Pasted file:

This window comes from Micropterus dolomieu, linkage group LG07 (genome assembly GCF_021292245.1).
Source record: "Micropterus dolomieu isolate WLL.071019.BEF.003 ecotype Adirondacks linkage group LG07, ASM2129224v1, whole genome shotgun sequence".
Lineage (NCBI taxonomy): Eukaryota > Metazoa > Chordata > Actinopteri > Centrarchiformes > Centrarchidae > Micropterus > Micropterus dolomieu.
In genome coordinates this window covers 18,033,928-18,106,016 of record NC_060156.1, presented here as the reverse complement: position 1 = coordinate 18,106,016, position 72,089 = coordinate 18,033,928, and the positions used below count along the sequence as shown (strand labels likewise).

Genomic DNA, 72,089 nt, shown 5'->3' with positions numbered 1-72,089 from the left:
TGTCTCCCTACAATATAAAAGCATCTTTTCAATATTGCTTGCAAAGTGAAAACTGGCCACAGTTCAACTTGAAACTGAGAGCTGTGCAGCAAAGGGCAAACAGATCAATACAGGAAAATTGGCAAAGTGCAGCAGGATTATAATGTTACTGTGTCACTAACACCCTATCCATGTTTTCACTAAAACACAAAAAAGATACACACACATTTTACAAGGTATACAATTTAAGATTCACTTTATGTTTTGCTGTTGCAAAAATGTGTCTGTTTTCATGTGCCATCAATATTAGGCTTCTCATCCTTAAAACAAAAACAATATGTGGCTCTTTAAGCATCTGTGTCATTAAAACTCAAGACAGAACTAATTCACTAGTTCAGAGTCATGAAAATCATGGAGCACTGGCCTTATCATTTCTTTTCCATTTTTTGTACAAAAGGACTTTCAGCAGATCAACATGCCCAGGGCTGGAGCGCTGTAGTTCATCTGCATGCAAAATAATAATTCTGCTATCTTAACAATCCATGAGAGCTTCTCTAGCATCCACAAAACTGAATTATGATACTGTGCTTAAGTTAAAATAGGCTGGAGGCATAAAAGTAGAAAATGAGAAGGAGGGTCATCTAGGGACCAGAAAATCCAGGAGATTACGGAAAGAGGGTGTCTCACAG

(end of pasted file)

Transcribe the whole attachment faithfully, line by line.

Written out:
This window comes from Micropterus dolomieu, linkage group LG07 (genome assembly GCF_021292245.1).
Source record: "Micropterus dolomieu isolate WLL.071019.BEF.003 ecotype Adirondacks linkage group LG07, ASM2129224v1, whole genome shotgun sequence".
Lineage (NCBI taxonomy): Eukaryota > Metazoa > Chordata > Actinopteri > Centrarchiformes > Centrarchidae > Micropterus > Micropterus dolomieu.
In genome coordinates this window covers 18,033,928-18,106,016 of record NC_060156.1, presented here as the reverse complement: position 1 = coordinate 18,106,016, position 72,089 = coordinate 18,033,928, and the positions used below count along the sequence as shown (strand labels likewise).

Genomic DNA, 72,089 nt, shown 5'->3' with positions numbered 1-72,089 from the left:
TGTCTCCCTACAATATAAAAGCATCTTTTCAATATTGCTTGCAAAGTGAAAACTGGCCACAGTTCAACTTGAAACTGAGAGCTGTGCAGCAAAGGGCAAACAGATCAATACAGGAAAATTGGCAAAGTGCAGCAGGATTATAATGTTACTGTGTCACTAACACCCTATCCATGTTTTCACTAAAACACAAAAAAGATACACACACATTTTACAAGGTATACAATTTAAGATTCACTTTATGTTTTGCTGTTGCAAAAATGTGTCTGTTTTCATGTGCCATCAATATTAGGCTTCTCATCCTTAAAACAAAAACAATATGTGGCTCTTTAAGCATCTGTGTCATTAAAACTCAAGACAGAACTAATTCACTAGTTCAGAGTCATGAAAATCATGGAGCACTGGCCTTATCATTTCTTTTCCATTTTTTGTACAAAAGGACTTTCAGCAGATCAACATGCCCAGGGCTGGAGCGCTGTAGTTCATCTGCATGCAAAATAATAATTCTGCTATCTTAACAATCCATGAGAGCTTCTCTAGCATCCACAAAACTGAATTATGATACTGTGCTTAAGTTAAAATAGGCTGGAGGCATAAAAGTAGAAAATGAGAAGGAGGGTCATCTAGGGACCAGAAAATCCAGGAGATTACGGAAAGAGGGTGTCTCACAG